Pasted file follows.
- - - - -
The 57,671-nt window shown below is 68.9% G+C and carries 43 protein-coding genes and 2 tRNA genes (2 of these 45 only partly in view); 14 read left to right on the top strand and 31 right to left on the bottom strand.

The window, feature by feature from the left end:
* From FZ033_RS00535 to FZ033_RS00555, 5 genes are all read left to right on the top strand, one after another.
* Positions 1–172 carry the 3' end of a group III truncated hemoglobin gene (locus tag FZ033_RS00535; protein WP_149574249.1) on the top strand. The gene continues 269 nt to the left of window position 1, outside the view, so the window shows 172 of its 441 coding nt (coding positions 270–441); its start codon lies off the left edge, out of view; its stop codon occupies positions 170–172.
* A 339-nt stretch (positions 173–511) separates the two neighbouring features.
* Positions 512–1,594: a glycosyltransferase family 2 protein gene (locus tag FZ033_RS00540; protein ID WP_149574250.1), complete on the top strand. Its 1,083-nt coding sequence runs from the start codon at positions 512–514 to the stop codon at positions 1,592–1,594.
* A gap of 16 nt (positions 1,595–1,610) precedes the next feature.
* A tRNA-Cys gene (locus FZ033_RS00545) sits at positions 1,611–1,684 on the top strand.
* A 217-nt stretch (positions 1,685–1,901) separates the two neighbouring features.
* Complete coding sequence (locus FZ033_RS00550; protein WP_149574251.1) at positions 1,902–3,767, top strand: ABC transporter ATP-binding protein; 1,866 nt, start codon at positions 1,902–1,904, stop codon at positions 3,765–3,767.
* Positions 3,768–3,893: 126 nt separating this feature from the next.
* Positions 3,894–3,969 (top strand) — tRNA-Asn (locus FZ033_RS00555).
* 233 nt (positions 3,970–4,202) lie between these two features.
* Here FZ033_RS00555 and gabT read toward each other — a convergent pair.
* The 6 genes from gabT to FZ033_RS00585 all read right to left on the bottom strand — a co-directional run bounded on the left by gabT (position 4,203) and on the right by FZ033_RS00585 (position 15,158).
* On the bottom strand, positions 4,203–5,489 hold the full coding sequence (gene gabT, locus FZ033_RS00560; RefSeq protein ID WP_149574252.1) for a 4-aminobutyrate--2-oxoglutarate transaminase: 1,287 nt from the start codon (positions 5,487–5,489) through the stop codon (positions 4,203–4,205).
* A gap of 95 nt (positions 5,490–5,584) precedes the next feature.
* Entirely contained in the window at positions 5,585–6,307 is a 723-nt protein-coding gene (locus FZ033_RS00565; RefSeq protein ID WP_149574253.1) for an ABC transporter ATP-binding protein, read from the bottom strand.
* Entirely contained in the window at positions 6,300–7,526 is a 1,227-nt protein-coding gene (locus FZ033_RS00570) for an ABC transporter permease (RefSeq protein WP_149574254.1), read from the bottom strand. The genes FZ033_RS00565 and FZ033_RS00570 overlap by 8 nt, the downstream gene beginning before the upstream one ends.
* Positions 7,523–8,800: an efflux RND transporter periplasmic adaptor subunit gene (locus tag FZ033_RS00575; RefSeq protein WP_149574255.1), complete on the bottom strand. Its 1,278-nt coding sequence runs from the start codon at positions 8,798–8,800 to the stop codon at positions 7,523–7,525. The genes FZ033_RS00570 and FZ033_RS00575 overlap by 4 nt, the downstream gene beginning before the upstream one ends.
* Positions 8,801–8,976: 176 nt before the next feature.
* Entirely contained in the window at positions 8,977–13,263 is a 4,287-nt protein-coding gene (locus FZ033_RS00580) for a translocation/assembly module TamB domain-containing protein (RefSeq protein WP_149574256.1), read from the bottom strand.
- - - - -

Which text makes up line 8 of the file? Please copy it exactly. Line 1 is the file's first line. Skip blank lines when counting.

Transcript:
* A tRNA-Cys gene (locus FZ033_RS00545) sits at positions 1,611–1,684 on the top strand.